We realize that sending your student to college is a
time of tremendous transition for your family. All
students go through an adjustment period and experience
many ups and downs while living away from home. There
are many resources here on campus available for your
student to manage this transition successfully.
Our preference in working with student concerns is to
deal directly with the student. This enables us to
establish a relationship with your student and helps to
get to the crux of the issues more efficiently. We do
welcome parent input and questions at any time. Our goal
is to provide parents with the resources which they can
pass on to their student to help them to help
It is important that students have support and
encouragement from home while being allowed to mature
through their own experiences. By all means be there for
your student as a sounding board, but let him or her
handle their own problems as much as possible. Your
student's success is dependent upon his or her own
ability to function independently.
Visit this website often for information regarding our department and things that may be of interest to you.
Just a Couple of
Resources for Parents and Families in Transition...
Transition to College: Separation and Change for Parents
and Students (online)
From the NYU Child Study Center, this document helps
both students and parents in the adjustment to the
changes resulting from starting college.
College Parents of America (website)
College Parents of America is the nation's only
membership organization of current and future college
parents. Founded in 1997, our mission is to assist
families in the successful preparation, transition,
adjustment and completion through college.
US Dept of Education's Higher Education Center for
Alcohol, Drug Abuse, & Violence Prevention (website)
The Higher Education Center helps campuses and
communities address problems of alcohol, other drugs,
and violence by identifying effective strategies and
programs based upon the best prevention science.
Karen Levin Coburn,
Letting Go: A Parents' Guide to Understanding the
College Year, 5th edition. (2009, book)
For more than a decade Letting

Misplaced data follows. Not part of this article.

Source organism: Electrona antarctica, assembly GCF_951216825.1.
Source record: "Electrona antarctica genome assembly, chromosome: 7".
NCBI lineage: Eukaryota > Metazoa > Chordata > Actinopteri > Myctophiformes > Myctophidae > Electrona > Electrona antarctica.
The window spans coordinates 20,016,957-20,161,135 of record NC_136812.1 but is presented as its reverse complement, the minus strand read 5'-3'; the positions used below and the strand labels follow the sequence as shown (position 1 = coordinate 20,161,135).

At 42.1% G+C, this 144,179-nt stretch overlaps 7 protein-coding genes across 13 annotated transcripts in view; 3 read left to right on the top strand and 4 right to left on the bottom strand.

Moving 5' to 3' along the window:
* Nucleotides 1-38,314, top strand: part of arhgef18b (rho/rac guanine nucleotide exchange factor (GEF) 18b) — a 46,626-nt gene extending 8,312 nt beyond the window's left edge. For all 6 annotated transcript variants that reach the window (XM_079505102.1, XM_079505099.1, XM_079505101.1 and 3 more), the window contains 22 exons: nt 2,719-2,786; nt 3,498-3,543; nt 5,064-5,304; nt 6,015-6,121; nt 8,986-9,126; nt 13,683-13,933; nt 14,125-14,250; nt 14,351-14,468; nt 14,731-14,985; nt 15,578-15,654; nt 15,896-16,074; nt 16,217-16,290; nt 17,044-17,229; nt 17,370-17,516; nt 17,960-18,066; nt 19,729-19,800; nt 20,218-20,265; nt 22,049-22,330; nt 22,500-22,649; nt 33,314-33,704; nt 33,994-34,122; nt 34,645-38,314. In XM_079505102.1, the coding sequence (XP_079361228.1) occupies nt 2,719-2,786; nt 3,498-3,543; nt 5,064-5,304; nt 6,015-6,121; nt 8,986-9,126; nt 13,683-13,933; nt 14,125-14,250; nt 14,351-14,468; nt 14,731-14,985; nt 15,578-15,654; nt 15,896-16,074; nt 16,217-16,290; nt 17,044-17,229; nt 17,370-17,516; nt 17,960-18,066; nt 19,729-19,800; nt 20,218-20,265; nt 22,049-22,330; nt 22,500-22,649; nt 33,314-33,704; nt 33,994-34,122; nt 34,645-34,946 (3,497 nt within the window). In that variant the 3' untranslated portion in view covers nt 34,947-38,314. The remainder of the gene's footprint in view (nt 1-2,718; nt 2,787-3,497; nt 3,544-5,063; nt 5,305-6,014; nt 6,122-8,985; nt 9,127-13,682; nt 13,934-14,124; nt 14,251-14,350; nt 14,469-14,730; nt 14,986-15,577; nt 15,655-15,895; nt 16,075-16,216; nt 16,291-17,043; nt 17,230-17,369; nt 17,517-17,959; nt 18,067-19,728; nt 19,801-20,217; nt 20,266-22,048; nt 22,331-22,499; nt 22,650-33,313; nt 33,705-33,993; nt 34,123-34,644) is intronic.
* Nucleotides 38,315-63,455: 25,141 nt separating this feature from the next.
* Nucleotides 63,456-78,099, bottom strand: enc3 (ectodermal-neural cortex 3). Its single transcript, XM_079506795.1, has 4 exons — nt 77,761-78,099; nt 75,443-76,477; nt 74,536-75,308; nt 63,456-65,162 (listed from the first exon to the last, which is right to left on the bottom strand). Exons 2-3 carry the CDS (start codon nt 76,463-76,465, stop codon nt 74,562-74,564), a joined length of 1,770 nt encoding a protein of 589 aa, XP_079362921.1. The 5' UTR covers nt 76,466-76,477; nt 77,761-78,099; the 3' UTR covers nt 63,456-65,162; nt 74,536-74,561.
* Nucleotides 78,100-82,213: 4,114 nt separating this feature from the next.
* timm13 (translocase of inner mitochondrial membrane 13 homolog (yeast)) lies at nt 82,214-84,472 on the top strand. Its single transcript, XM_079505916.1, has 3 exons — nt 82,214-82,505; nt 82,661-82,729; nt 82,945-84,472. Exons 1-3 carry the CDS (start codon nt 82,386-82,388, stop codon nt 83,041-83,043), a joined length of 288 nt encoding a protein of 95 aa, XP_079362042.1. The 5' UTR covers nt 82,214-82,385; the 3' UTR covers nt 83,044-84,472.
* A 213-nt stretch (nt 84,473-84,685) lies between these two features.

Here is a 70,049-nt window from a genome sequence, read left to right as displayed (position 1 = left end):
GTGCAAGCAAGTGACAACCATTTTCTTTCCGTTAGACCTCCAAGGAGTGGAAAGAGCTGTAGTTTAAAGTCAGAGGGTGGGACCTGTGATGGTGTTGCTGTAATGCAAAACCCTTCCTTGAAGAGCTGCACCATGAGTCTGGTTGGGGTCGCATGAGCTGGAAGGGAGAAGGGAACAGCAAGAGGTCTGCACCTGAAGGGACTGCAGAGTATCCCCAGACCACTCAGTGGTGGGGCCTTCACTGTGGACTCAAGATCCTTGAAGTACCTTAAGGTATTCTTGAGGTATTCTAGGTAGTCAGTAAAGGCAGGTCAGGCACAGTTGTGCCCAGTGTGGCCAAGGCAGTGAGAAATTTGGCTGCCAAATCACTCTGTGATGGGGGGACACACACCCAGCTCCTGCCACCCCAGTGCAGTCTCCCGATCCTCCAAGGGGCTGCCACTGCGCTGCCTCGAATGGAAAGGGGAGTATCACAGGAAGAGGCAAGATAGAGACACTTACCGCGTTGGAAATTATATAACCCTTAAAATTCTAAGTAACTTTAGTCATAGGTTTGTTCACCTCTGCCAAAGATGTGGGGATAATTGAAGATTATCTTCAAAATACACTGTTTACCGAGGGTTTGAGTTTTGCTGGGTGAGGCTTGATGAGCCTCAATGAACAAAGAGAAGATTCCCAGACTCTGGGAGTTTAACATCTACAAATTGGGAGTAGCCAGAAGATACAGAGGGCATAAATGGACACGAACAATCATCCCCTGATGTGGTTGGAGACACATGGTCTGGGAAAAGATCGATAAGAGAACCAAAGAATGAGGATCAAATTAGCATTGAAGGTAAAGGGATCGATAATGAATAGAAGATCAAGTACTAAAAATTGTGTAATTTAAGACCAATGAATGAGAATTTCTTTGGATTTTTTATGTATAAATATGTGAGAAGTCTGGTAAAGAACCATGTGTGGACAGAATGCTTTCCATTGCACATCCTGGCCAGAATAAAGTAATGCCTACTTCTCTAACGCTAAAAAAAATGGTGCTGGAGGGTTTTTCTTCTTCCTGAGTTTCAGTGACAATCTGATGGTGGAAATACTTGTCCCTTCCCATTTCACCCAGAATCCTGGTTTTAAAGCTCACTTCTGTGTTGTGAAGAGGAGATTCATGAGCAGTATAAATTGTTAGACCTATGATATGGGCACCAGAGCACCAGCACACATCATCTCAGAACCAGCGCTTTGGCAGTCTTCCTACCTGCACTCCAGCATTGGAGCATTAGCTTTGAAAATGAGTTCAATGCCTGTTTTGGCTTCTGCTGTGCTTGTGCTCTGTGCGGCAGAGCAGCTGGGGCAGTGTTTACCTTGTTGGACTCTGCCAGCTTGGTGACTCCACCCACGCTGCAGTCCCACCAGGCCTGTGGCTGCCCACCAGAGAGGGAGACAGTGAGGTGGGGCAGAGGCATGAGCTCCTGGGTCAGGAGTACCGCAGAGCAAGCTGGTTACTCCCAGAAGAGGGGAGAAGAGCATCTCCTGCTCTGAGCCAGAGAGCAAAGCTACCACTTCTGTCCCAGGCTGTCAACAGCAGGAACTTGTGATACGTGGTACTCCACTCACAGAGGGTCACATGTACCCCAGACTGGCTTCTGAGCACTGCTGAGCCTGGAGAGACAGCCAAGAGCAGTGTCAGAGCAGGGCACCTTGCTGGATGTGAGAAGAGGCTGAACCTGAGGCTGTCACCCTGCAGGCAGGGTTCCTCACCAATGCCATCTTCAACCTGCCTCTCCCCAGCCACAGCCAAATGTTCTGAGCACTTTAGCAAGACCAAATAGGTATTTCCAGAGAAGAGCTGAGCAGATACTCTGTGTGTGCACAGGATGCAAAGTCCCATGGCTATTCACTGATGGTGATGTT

provided hundreds of thousands of parents with valuable
insights, information, comfort, and guidance throughout
the emotional and social changes of their children's
college years—from the senior year in high school
through college graduation. Based on real-life
experience and recommended by colleges and universities
around the country, this indispensable book has been
updated and revised, offering even more compassionate,
practical, and up-to-the-minute information.
Bringing Home the Laundry (2000, book)
Bringing Home the Laundry combines a psychologist's
advice with the stories and insights of parents and
their college-aged kids. It reassures you that your
child's departure for college does not sever family
ties, but can mark the beginning of a deeply satisfying,
exciting new phase in your parent-child relationship.
Helen E. Johnson & Christine Schelhas-Miller,
Don't Tell Me What to Do, Just Send Money : The
Essential Parenting Guide to the College Years
Does your daughter call home in tears over the latest
"crisis," leaving you feeling helpless and concerned? Is
your son confused about his major? When children leave
for college many parents feel uncertain about their
shifting role. By emphasizing the importance of being a
Tell Me What to Do, Just Send Money shows
that parents may have lost control over their college
student, but they haven't lost influence.
You're On Your Own (But I'm Here If You Need Me):
Mentoring Your Child During the College Years
Parents whose kids are away at college have a tough
tightrope to walk: they naturally want to stay connected
to their children, yet they also need to let go. What's
more, kids often send mixed messages: they crave space,
but they rely on their parents' advice and assistance.
Not surprisingly, it's hard to know when it's
appropriate to get involved in your child's life and
when it's better to back off.
You're On Your Own
(But I'm Here If You Need Me) helps
parents identify the boundaries between necessary
involvement and respect for their child's independence.
Marjorie Savage, who as a parent herself empathizes with
moms and dads, but who as a student services
professional understands kids, offers advice on